According to Mark Twain, a trip on the DHR “is the most enjoyable day I have spent on the earth”. Few will disagree with him. Darjeeling becomes the toy train and the toy train, Darjeeling. In fact, the verdant slopes appear more as a backdrop to the ubiquitous toy train. Without it, the Darjeeling landscape would appear bereft. The steamy hiss of the engine, the strident whistle and the clatter of the carriages as the toy train winds its way up the hill blend seamlessly with the cacophony of hill traffic especially because the railway and the hill road chase each other all the way from Siliguri to Darjeeling. At times the narrow gauge railway track and the road seem to move in tandem, a picture of perfect harmony. Many times – in fact 150 times in the entire stretch – they cross each other. Every now and then they play hide and seek like two feuding lovers. But they are never too faraway from each other at any point.
Luxury Trains by Indian Railway
The Nilgiri Toy Trains in Indian Railway
The Nilgiri Mountain railway starts from the town of Mettupalayam and thus begins a journey full of twists and turns, as this narrow gauge train ascends 46-km., on its way to the hill resort of Ooty. At a maximum speed of 33-km per hour, this ‘toy train’ treks across plains, plantations and forest clad hills. The 16 tunnels and tall girder bridges on the way, along with the breathtaking view, make this toy train journey to Ooty, something not to be missed.
Railway is running special trains between Mettupalayam – Coonor section.
The Matheran Toy Train
Neral Matheran Toy Train
The 77-year-old line, connecting Neral to Matheran, is the main way to reach the tiny hill resort, close to Mumbai. As a little train wheezes up into the clear mountain air, on can view the scenic vista of hills and plains below. The lack of vehicular traffic at Matheran makes it an unusual and peaceful retreat. The journey up to Matheran from Neral takes about one-and-a-half hours. The toy train runs between sunrise and sunset.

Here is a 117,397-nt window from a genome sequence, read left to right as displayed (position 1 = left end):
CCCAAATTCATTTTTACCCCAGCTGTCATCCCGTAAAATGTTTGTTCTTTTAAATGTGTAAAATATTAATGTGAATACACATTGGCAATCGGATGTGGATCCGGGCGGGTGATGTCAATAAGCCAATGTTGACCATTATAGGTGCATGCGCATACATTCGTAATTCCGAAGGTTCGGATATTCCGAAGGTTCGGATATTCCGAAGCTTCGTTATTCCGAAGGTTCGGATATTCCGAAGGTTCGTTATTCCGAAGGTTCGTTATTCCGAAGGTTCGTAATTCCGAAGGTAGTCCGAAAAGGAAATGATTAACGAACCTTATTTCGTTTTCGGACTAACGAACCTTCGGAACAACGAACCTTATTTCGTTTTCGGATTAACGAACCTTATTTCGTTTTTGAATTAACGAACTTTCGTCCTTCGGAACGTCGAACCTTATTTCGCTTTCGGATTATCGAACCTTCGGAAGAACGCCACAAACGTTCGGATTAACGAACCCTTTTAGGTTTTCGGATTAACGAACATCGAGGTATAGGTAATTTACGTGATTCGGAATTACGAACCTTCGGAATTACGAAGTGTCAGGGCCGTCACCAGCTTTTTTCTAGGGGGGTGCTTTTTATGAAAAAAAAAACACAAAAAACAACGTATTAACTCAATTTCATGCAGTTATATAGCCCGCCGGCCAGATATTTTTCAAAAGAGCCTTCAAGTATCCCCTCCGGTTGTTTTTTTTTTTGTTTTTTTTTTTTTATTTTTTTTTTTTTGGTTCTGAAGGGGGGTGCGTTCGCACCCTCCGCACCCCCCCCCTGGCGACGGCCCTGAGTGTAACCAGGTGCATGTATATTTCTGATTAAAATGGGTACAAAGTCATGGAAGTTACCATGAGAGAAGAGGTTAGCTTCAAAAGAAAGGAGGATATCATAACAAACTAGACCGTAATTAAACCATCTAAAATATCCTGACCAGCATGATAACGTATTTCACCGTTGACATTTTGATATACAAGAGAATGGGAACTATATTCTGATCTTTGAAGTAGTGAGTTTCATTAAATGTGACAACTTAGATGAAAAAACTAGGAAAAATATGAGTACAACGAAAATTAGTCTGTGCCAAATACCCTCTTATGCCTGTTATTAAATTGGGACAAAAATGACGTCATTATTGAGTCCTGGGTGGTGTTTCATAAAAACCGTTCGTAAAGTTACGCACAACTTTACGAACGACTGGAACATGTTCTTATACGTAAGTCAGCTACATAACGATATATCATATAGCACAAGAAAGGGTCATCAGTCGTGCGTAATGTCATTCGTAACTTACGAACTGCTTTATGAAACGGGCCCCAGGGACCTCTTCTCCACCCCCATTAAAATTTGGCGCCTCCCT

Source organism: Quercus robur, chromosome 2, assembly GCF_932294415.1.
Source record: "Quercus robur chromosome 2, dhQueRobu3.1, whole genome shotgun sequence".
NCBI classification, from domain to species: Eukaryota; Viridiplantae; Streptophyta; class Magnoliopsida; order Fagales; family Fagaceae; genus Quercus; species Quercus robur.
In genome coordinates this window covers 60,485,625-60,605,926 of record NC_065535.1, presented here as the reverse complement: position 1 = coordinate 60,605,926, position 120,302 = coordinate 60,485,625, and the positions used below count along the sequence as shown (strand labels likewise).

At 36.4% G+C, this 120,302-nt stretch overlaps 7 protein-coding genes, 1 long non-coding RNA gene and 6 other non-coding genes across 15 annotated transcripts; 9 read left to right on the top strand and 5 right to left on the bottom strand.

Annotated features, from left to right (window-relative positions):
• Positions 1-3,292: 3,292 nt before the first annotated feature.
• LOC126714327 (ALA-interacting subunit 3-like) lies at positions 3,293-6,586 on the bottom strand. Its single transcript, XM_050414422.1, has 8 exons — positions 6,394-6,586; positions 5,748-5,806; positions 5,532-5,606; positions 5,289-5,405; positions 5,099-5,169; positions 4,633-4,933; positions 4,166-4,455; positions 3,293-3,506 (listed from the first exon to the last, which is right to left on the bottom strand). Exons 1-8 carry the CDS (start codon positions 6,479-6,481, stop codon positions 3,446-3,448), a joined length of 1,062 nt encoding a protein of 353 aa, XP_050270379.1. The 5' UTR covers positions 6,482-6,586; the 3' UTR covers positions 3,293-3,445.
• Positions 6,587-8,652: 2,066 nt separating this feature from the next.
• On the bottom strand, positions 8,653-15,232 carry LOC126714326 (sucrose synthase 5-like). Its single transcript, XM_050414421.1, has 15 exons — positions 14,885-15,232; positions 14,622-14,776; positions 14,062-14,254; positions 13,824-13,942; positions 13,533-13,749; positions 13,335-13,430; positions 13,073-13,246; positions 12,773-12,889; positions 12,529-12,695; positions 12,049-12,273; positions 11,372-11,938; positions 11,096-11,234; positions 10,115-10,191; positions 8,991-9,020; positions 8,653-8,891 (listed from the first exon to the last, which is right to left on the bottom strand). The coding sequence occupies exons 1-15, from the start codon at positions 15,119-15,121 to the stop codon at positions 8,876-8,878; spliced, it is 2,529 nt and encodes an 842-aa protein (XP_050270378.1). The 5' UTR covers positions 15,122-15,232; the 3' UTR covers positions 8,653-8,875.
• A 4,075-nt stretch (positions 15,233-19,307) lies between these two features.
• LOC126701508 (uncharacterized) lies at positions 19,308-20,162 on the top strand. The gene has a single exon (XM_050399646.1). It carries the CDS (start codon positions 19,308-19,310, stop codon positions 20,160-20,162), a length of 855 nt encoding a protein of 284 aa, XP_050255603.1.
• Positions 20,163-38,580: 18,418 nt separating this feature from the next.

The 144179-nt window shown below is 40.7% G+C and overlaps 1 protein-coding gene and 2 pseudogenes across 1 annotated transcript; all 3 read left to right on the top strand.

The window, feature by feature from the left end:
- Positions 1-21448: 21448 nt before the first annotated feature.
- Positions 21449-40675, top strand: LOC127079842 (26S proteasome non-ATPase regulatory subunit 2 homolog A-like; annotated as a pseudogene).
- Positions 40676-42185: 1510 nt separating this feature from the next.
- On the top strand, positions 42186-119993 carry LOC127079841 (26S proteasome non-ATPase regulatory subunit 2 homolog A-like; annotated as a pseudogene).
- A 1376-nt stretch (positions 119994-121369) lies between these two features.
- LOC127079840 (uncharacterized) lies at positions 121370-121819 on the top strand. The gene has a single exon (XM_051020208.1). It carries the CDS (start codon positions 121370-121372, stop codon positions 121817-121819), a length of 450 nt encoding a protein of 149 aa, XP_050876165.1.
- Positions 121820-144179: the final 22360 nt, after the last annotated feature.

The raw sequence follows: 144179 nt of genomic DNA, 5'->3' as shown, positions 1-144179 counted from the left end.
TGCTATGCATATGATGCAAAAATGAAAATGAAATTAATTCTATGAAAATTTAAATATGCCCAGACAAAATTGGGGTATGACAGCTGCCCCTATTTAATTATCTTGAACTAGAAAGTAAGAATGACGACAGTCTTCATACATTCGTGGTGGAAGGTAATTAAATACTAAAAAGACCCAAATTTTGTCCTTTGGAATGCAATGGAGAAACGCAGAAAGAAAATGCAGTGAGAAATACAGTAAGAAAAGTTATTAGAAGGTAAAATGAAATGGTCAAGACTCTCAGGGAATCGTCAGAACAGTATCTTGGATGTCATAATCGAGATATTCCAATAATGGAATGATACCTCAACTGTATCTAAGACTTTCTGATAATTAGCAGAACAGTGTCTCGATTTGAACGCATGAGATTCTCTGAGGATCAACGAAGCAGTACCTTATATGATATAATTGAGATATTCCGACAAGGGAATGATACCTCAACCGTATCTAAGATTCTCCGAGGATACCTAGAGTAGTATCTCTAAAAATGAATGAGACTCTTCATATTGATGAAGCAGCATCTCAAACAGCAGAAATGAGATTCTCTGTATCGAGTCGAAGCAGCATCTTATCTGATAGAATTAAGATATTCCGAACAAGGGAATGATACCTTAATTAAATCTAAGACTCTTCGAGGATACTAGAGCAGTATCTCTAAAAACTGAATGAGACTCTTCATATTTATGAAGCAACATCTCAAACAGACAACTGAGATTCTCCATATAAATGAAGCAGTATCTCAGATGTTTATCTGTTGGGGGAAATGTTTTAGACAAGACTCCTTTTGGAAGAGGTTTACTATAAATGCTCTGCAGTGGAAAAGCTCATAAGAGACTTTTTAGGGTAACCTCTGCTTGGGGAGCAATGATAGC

The Kangra Valley Railway, completed in 1929, was the last mountain railway to be built. Its lengthy track extends for 164 kilometers (102 miles) from Pathankot in Punjab to Joginder Nagar in Himachal Pradesh, via Kangra (near Dharamsala) and Palampur. Unlike many other of India’s mountain railways, it only has two tunnels as engineers avoided boring through the hillside. The entire journey takes about 10 hours. However, most of the scenic beauty comes after Kangra and extends beyond Palampur, as the train passes by villages and lush farmlands, with uninterrupted views of the impressive Dhauladhar mountain range.
It’s a memorable local experience! The stretch between Baijnath (where there’s an ancient Shiva temple) and Joginder Nagar is the steepest, with Ahuj being the highest point at 1,290 meters (4,230 feet) above sea level. The popular paragliding destination Bir-Billing is nearby. Do note that the trains currently operating on this route are unreserved passenger.
Jammu Baramulla line – Jammu and Kashmir
A passenger train at Srinagar station on the line The Jammu–Baramulla line is a 1,676 mm (5 ft 6 in) railway line being built in India to connect the state of Jammu and Kashmir with the rest of the country. The railway starts from Jammu and will travel for 345 kilometres (214 mi) 345 kilometers (214 mi) to the city of Baramulla on the northwestern edge of the Kashmir Valley.
The route crosses major earthquake zones and is subjected to extreme temperatures of cold and heat, as well as inhospitable terrain, making it a challenging engineering project. The railway line has been under construction since 2002, when it was declared a national project. It will link the state’s winter capital, Jammu, with the summer capital, Srinagar, and beyond. The railway line has been built from Jammu to Katra, and the line from Katra to Banihal may be completed by 2020.